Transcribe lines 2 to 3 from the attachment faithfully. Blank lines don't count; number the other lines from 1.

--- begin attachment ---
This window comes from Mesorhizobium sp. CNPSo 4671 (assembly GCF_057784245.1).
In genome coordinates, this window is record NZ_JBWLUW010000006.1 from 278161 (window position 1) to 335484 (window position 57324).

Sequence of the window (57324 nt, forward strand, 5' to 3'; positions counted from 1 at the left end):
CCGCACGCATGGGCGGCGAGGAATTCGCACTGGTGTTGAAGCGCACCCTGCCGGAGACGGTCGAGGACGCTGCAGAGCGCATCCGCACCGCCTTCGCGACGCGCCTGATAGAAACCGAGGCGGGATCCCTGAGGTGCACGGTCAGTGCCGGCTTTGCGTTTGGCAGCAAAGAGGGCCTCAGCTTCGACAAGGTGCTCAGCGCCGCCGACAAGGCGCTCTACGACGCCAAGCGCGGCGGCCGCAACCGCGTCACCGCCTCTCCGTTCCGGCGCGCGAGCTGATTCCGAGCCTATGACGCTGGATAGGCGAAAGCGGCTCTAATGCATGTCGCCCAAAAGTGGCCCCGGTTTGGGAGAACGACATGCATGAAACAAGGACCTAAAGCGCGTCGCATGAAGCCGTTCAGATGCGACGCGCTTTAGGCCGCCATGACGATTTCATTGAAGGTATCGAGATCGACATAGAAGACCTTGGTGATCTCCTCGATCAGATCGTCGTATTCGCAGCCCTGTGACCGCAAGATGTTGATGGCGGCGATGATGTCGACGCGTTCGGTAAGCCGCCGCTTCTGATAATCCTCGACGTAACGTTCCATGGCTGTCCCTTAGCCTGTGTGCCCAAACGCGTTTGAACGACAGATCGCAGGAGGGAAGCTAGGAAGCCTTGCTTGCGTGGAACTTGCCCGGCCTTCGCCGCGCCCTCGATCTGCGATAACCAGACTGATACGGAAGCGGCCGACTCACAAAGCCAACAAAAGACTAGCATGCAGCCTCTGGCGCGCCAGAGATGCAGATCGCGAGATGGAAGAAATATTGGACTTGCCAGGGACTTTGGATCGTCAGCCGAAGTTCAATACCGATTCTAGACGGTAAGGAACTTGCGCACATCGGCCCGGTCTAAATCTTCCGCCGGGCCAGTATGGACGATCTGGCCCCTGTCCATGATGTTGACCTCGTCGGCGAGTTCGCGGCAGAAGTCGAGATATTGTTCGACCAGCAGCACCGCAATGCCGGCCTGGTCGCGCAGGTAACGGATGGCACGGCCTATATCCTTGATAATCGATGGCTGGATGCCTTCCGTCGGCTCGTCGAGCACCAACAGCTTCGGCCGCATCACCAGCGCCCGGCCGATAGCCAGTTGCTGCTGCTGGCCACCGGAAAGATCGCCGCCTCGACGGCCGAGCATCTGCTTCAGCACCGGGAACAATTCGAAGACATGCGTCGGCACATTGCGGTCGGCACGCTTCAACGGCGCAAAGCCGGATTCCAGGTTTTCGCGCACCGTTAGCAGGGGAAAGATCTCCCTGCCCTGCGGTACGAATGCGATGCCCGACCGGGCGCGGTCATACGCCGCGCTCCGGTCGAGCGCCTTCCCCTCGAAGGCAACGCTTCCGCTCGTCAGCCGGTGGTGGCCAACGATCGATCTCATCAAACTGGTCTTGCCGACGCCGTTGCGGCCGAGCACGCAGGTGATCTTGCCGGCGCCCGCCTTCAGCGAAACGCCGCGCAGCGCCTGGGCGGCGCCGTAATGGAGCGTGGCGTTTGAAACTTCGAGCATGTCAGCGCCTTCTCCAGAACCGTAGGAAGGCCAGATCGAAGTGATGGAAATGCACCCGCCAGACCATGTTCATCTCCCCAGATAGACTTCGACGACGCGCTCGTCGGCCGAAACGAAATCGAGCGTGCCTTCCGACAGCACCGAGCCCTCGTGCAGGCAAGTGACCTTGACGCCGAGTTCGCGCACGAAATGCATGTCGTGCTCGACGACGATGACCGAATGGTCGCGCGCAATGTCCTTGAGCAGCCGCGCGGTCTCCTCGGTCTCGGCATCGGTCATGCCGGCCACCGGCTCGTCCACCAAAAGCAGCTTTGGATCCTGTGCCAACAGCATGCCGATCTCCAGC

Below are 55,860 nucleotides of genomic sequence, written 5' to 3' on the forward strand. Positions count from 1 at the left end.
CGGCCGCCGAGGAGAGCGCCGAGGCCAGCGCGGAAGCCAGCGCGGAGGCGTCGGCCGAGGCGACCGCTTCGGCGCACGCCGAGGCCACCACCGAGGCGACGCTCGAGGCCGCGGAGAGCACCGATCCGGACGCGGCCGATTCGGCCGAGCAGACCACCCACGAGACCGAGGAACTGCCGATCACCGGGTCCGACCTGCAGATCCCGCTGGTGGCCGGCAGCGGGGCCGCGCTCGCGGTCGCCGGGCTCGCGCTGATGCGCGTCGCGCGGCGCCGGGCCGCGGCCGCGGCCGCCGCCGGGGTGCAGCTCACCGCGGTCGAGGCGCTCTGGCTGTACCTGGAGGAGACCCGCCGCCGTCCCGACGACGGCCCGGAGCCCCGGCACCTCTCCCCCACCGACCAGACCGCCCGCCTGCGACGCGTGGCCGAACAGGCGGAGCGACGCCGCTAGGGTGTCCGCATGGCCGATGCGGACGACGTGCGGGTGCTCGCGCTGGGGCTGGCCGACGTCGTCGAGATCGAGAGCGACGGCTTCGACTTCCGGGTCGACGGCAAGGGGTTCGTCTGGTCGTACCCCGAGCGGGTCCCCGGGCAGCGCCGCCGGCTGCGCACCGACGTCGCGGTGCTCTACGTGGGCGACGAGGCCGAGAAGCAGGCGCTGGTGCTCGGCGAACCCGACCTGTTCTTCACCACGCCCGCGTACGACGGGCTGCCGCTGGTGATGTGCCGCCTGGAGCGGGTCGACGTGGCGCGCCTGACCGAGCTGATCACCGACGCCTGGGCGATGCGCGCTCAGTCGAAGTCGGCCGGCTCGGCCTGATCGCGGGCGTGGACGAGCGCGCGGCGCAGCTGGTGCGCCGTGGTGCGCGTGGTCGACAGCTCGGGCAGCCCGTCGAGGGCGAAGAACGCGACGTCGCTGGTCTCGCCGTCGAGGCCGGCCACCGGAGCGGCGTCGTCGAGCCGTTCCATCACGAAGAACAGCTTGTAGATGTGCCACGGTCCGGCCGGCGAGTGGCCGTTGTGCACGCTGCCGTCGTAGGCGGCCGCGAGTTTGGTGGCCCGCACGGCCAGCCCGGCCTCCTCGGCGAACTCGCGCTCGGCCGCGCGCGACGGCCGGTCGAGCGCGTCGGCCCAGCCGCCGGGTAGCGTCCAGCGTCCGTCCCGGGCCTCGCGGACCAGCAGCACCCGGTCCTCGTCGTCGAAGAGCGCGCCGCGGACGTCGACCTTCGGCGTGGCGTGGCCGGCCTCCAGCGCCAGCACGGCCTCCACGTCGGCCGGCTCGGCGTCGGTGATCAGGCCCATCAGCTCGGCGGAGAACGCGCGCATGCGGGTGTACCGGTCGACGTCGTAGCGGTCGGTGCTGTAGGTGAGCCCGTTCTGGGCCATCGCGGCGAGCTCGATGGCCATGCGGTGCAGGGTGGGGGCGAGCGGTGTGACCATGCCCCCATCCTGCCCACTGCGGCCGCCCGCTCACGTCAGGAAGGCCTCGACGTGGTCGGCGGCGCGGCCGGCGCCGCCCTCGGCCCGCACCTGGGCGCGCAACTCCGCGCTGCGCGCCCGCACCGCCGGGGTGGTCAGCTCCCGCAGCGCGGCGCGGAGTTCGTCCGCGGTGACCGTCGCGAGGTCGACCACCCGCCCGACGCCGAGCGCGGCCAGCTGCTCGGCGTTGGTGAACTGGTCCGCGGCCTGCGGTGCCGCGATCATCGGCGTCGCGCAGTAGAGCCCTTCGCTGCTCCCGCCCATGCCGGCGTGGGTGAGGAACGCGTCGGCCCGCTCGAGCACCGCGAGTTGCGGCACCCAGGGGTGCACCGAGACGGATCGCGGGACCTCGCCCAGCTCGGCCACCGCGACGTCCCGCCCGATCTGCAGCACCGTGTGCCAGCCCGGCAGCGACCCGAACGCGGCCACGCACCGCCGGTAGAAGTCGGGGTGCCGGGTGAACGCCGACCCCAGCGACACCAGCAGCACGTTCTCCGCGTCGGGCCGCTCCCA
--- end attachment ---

In genome coordinates, this window is record NZ_JBWLUW010000006.1 from 278161 (window position 1) to 335484 (window position 57324).

Sequence of the window (57324 nt, forward strand, 5' to 3'; positions counted from 1 at the left end):